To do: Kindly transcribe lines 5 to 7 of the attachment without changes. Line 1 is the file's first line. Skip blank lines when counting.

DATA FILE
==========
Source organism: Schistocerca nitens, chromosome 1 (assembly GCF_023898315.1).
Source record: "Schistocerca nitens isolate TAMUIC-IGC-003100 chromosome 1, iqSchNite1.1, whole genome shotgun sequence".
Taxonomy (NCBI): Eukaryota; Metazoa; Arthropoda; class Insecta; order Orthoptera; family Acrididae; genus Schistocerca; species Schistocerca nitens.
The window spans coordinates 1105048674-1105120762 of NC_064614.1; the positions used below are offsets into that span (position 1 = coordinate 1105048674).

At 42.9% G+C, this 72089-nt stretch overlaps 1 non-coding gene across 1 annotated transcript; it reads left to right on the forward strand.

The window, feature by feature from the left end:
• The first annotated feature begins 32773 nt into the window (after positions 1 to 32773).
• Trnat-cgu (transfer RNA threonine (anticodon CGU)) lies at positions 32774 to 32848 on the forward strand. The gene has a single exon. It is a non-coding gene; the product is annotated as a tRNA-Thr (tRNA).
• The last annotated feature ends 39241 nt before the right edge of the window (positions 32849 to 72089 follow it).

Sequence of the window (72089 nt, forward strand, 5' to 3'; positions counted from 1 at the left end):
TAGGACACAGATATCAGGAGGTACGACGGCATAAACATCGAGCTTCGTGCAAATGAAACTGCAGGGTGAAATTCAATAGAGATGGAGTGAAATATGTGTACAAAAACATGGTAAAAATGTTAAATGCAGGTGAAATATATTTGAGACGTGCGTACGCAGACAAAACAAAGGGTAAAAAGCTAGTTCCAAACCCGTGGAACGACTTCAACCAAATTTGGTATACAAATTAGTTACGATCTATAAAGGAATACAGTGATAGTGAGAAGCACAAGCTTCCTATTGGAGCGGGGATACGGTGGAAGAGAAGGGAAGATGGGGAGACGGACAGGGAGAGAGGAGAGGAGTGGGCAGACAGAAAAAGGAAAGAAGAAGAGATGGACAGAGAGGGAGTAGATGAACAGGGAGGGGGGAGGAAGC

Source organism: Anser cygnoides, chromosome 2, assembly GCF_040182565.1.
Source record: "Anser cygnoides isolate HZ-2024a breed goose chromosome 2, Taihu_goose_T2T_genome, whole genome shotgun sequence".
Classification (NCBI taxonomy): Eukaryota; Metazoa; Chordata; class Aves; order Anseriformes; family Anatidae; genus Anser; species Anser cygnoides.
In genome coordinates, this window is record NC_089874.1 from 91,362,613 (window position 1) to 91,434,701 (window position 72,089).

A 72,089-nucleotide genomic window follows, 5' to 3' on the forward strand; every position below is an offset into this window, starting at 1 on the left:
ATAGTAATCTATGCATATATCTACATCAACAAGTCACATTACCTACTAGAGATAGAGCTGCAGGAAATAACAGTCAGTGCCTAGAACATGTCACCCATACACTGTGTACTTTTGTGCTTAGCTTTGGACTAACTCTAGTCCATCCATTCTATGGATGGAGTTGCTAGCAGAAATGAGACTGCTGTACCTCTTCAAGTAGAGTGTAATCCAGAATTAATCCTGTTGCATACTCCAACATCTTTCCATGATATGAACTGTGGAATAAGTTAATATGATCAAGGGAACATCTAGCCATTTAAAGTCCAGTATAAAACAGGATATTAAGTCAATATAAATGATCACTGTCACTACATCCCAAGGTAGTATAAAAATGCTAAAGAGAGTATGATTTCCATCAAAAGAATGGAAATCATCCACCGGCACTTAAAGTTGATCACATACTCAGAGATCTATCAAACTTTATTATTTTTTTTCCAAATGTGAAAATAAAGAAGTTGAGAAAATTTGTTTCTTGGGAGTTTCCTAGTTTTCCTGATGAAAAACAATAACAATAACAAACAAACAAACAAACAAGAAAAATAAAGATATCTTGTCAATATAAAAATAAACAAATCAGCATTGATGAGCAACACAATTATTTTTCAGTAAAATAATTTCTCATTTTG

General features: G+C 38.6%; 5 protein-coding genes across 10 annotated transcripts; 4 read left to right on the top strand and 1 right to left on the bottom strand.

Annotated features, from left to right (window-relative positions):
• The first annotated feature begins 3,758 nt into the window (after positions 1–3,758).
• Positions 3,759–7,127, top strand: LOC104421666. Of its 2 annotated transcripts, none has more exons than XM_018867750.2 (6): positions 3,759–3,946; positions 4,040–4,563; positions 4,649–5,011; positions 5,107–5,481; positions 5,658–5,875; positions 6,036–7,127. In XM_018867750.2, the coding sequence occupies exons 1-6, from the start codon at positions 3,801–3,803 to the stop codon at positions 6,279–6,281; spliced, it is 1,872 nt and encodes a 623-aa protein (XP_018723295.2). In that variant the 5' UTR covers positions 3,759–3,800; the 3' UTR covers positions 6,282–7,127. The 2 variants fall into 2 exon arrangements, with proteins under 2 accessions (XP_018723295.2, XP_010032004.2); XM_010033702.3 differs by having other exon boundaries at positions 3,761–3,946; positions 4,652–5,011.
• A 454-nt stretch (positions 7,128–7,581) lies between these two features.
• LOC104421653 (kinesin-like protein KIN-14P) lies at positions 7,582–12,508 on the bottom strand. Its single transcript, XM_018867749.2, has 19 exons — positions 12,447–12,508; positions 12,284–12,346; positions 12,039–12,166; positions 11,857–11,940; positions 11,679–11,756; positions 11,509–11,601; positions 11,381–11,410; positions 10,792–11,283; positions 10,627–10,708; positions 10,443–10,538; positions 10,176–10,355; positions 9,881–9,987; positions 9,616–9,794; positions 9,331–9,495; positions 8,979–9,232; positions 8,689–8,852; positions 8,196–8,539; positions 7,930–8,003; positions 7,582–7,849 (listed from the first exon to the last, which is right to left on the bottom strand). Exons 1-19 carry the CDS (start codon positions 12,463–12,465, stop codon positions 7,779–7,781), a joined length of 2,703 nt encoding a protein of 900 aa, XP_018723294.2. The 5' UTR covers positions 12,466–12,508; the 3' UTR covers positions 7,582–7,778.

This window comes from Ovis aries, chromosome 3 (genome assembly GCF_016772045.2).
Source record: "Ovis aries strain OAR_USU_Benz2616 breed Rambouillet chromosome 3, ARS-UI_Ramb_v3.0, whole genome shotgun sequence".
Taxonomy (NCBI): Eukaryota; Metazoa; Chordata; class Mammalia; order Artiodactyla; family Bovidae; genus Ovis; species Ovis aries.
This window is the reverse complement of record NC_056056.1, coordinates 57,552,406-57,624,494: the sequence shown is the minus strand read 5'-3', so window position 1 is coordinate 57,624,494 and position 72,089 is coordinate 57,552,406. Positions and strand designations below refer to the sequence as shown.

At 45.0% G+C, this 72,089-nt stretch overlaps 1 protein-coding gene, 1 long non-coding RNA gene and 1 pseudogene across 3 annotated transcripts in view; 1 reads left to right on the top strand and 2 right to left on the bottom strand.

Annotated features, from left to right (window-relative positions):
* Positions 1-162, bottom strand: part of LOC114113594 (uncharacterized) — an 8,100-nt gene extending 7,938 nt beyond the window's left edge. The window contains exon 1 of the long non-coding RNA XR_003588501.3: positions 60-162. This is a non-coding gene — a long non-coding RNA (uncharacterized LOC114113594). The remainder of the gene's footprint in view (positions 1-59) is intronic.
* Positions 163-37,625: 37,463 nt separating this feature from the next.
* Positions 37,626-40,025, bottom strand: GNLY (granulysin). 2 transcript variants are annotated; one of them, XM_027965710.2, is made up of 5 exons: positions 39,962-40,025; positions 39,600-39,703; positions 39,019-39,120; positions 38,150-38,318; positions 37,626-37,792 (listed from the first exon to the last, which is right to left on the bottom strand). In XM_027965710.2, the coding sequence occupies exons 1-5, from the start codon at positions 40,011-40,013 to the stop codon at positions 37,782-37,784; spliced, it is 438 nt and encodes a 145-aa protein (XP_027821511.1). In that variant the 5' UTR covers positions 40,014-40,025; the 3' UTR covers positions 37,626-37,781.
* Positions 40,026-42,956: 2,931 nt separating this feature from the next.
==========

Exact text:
At 42.9% G+C, this 72089-nt stretch overlaps 1 non-coding gene across 1 annotated transcript; it reads left to right on the forward strand.

The window, feature by feature from the left end:
• The first annotated feature begins 32773 nt into the window (after positions 1 to 32773).